When you think about the New Orleans Saints offense you think of their explosive passing attack. With Drew Brees, one of the best in the game, and the surrounding weapons of Jimmy Graham, Lance Moore and Marques Colston, most don't give their running game much thought. To be honest, all you have to look at is their pass to run ratio during the season to realize that Sean Payton doesn't give it much thought either. But there is a litte diamond in the rough emerging in the Big Easy.
This is nothing new, mind you. The Saints' current regime has been excellent at uncovering undrafted back gems. You look at what Chris Ivory has been able to do, Joique Bell with the Lions, or Pierre Thomas who has remained on the team. Those are all undrafted players brought up by the Saints. Still, if you asked any avid NFL fan to discuss the Saints' back committee system they'd quickly and rightfully name Thomas along with Darren Sproles and Mark Ingram as the main recipients of carries in a platoon system. As the Saints ponder offseason moves and an offensive direction for 2014, though, featuring this year's high potential rookie Khiry Robinson more has to be in the plans.
Pierre Thomas was unable to play in the playoffs due to an injury, and Robinson saw an increased opportunity because of it. It's worth first pointing out that the West Texas A&M product made the 53 man roster to begin with by leading the NFL in rushing for the preseason with 228 yards at 4.7 yards per carry. In fact, he was so impressive on most of his carries in that span that the only thing holding him back from being ahead of the bigger names in the pecking order was ball security issues. During the course of the season the Saints' brass hesitated to fully trust Robinson because of this. He finished his first season with 224 yards rushing at 4.1 yards per carry, but no fumbles. Then the playoffs came.
In two games against the Eagles and Seahawks in bitter cold conditions, the Saints were forced to run the ball and do so without Pierre Thomas. Robinson, spelling the main back Mark Ingram, rewarded the Saints with 8 carries for 45 yards against the Eagles and 13 carries for 57 yards and a touchdown against the Seahawks. Still no fumbles. That's 102 yards on 21 carries in the playoffs (4.9 yards per carry) and those yards weren't gained by one or two big chunk plays. He was consistently getting tough yards and falling forward. During the broadcast of the second game it was said that Bill Parcells himself likened Robinson to Hall of Famer Curtis Martin and urged Sean Payton to feature him more. High praise to say the least. And for Robinson to play that well against two very good run defenses on the road in the playoffs says a lot about his potential.
So while as long as Drew Brees is around the Saints' offense will always remain a pass heavy unit, don't sleep on this newest wrinkle. Robinson could be turning into one of the budding stars in the league.
@swampwiz The Philly game was in the 20s at kickoff and continued to drop. It was in the high teens at some point. Where are you from? I'm from New Orleans and below FREEZING constitutes "bitter cold". I guess compared to Russian winter or Green Bay it's "not all that cold" but for a team that plays in a Dome and lives in New Orleans, I'd quantify sub freezing temperatures as "bitter cold". Seattle was a bit warmer, but still in the high 30s mostly, and with wind gusts up to 50 miles per hour the wind chill factor made it pretty cold. We're talking semantics. The point of the post is Khiry Robinson is good.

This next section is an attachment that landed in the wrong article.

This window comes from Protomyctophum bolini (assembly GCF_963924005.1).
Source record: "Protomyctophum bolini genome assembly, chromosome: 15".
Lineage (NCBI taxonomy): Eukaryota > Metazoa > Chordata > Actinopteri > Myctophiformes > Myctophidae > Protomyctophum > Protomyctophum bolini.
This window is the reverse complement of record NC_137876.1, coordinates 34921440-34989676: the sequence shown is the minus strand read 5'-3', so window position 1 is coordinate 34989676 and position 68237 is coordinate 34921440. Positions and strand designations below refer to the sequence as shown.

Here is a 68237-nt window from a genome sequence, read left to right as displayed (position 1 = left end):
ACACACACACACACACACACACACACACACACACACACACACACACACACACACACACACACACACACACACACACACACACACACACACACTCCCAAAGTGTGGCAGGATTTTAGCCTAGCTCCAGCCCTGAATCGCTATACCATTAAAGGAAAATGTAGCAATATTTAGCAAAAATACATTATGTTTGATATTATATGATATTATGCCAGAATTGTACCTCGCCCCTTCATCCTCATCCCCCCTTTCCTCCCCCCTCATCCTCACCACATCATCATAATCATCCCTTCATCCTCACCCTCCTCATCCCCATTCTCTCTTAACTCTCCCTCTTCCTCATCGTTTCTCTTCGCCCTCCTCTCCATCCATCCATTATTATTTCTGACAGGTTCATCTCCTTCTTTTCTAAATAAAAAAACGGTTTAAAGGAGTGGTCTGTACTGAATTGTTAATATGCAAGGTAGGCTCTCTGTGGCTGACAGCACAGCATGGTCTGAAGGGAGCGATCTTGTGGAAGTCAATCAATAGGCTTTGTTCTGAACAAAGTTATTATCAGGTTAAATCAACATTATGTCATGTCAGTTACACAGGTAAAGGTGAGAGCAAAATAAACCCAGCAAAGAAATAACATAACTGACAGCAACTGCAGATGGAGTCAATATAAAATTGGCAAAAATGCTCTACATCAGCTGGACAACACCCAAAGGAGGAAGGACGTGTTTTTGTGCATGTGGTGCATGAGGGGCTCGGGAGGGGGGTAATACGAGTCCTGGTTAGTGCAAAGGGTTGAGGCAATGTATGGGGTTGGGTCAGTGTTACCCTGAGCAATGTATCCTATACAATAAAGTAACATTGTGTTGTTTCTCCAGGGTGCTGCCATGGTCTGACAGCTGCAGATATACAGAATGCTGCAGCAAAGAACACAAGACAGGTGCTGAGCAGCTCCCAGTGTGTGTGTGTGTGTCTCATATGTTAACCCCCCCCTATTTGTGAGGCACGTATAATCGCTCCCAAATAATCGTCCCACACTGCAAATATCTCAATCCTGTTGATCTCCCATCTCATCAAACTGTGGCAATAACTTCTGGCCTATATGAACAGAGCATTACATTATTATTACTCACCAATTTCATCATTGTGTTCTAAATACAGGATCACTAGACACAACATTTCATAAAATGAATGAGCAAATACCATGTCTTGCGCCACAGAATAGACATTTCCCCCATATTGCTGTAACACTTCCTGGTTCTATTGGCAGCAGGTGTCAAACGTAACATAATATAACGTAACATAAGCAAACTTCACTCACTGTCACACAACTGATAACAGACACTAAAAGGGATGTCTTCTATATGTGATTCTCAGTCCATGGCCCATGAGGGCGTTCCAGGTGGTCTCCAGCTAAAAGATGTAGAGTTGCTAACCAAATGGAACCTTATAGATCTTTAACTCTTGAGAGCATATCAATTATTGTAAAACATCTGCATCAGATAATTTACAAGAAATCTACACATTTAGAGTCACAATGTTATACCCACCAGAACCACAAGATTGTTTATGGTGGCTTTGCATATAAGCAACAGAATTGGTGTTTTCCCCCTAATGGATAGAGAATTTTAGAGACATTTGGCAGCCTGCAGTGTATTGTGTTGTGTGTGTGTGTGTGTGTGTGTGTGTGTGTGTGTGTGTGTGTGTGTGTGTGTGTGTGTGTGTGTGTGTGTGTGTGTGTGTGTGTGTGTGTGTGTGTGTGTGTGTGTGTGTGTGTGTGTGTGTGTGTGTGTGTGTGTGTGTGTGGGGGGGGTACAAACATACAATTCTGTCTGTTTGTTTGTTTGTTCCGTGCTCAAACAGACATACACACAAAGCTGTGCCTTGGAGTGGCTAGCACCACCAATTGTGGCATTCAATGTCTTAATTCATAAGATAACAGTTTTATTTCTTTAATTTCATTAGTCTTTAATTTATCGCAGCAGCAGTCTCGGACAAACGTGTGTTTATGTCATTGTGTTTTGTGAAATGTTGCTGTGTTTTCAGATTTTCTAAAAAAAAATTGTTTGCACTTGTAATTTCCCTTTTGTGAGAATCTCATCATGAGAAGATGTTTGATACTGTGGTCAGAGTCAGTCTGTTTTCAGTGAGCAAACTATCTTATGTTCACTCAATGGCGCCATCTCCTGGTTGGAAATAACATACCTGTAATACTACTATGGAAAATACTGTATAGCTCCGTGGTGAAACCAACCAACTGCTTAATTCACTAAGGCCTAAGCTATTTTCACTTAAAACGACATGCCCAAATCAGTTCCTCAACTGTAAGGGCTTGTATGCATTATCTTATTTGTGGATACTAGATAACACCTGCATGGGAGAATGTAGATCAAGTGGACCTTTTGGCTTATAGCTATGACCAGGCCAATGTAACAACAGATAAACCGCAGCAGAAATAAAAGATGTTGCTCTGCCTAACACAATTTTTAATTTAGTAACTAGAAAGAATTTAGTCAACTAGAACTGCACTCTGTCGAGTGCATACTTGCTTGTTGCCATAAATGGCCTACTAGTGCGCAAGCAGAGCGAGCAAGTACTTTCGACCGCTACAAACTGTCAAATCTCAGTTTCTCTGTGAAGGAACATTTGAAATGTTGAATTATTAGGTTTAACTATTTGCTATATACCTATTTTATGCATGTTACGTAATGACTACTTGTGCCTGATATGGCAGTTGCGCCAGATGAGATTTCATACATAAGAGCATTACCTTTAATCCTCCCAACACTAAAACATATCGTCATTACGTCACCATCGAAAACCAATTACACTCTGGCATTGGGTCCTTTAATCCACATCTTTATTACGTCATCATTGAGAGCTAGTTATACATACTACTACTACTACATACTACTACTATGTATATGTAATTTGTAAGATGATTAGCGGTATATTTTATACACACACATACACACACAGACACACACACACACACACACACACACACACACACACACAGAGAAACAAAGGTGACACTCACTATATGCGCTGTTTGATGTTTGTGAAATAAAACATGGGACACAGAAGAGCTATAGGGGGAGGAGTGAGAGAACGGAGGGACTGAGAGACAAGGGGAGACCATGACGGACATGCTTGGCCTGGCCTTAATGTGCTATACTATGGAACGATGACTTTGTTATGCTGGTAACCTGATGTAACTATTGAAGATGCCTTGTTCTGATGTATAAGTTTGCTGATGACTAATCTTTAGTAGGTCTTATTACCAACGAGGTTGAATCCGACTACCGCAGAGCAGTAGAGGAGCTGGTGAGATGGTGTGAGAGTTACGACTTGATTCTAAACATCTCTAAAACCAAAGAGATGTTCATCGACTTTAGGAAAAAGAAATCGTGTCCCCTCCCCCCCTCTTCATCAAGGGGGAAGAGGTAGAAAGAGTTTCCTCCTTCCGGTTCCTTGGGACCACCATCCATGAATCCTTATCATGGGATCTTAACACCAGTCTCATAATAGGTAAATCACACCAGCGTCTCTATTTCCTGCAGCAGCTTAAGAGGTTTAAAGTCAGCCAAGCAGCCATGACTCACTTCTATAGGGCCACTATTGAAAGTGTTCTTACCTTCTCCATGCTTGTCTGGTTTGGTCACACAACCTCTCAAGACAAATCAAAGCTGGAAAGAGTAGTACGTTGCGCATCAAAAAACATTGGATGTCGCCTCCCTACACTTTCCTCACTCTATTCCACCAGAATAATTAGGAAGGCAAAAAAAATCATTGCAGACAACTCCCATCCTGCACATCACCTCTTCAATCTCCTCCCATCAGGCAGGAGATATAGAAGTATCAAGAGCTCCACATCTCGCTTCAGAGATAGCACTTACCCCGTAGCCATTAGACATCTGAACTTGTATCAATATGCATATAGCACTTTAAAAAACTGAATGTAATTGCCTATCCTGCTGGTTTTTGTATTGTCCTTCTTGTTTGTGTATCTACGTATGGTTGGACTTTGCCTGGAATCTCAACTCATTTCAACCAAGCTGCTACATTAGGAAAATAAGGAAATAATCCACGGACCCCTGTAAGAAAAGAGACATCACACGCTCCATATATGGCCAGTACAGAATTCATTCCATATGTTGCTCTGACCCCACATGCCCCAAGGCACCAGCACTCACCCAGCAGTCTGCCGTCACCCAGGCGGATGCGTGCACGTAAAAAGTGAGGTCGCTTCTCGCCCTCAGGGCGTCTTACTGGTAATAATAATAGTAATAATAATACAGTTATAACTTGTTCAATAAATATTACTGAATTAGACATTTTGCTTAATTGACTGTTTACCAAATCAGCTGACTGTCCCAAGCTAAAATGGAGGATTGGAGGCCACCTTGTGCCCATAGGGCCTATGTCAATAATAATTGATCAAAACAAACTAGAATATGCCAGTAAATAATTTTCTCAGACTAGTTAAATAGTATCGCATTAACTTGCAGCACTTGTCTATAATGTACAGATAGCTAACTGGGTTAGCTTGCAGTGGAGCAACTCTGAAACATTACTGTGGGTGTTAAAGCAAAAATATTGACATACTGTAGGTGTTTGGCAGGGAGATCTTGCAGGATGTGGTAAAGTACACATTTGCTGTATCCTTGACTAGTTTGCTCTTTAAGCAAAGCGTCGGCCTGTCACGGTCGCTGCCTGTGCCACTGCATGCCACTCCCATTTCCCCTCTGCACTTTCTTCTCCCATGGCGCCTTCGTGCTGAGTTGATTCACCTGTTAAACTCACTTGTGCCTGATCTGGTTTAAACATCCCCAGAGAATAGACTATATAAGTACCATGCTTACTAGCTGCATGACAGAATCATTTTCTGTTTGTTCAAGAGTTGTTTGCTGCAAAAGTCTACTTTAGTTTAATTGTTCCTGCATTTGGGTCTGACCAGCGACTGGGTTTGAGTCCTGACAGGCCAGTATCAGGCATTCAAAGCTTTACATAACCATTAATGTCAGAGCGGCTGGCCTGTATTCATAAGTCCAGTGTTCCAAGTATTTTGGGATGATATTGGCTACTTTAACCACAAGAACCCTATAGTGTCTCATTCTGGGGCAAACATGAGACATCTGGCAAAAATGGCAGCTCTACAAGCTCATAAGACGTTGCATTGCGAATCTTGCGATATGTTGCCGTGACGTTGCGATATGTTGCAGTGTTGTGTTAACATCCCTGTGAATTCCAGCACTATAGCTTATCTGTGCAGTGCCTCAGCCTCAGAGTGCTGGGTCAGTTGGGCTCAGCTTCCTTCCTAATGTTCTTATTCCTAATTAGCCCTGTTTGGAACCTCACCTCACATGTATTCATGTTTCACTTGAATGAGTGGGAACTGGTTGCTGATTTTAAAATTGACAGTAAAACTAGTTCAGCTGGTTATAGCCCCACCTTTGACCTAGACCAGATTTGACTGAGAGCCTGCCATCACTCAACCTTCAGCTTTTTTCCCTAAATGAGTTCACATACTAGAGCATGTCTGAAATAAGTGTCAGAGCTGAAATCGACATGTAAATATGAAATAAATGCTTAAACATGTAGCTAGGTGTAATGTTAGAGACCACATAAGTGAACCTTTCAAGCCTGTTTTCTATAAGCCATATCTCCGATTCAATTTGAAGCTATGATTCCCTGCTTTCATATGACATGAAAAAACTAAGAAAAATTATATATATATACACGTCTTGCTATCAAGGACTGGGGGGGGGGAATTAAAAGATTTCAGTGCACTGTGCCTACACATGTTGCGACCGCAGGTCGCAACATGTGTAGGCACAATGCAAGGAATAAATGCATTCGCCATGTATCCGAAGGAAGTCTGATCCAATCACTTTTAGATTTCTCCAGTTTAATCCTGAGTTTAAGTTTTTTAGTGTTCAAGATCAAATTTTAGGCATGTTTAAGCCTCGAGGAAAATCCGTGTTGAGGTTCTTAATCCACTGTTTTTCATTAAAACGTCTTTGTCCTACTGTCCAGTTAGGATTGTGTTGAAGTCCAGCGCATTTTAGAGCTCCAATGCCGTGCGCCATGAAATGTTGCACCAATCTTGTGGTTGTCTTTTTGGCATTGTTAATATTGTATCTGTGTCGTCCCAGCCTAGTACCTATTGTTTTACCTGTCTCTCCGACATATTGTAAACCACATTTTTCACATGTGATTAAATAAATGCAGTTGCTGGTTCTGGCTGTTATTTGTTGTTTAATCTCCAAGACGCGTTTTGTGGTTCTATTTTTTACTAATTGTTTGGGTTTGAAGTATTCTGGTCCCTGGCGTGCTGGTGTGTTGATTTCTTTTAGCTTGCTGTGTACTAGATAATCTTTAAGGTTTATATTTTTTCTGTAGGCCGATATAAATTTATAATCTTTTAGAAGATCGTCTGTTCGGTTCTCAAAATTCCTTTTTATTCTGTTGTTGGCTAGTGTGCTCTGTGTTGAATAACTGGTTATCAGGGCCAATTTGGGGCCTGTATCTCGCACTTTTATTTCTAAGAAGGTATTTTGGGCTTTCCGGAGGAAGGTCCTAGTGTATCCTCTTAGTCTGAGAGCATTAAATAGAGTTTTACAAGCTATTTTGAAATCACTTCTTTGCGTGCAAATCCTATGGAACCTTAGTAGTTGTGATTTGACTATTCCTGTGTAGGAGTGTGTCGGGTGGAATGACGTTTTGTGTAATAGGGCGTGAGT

I am from SE LA as well (but I ski a lot, so I know how cold, cold can get), and merely subfreezing is most certainly NOT bitter cold. And as well, I don't care how windy or wet it is, above freezing is even more certainly not bitter. Bitter cold is when even being in full clothing gear, just the exposed face loses enough heat so that one feels cold (and of course there is a high risk of frostbite.)
This may be stating the obvious, but wearing the correct and enough clothes is the key to staying warm in the cold. Most folks in NOLA don't have such warm clothing, and hence feel cold when it is in the 30's. NFL teams - even the tropical or near tropical ones like the Saints, Dolphins, etc. - know how to dress properly. And there is this grease that can be put on the skin that acts like a windbreaker, taking that aspect out. The mid 30's with no wind is nothing.
Another thing to realize is that most NFL fields have an underground heating system to guard against becoming "frozen tundra", and in the situation of no wind especially makes the air above the field (i.e., where the players are) a good bit warmer. You probably noticed for the Eagles game how a lot of Saints players had no thermal clothing outside of the jersey.
There is something to be said for players getting used to dealing with the cold & wet with respect to the ball. In this regard, you are correct that being a dome team in a near tropical climate, the Saints are at a disadvantage - but it should be noted that a lot of players grew up or went to college in cold places, so they know how to handle it (and as well any player encountering it once or twice while a pro.)
As for Robertson being a future great RB, I concur.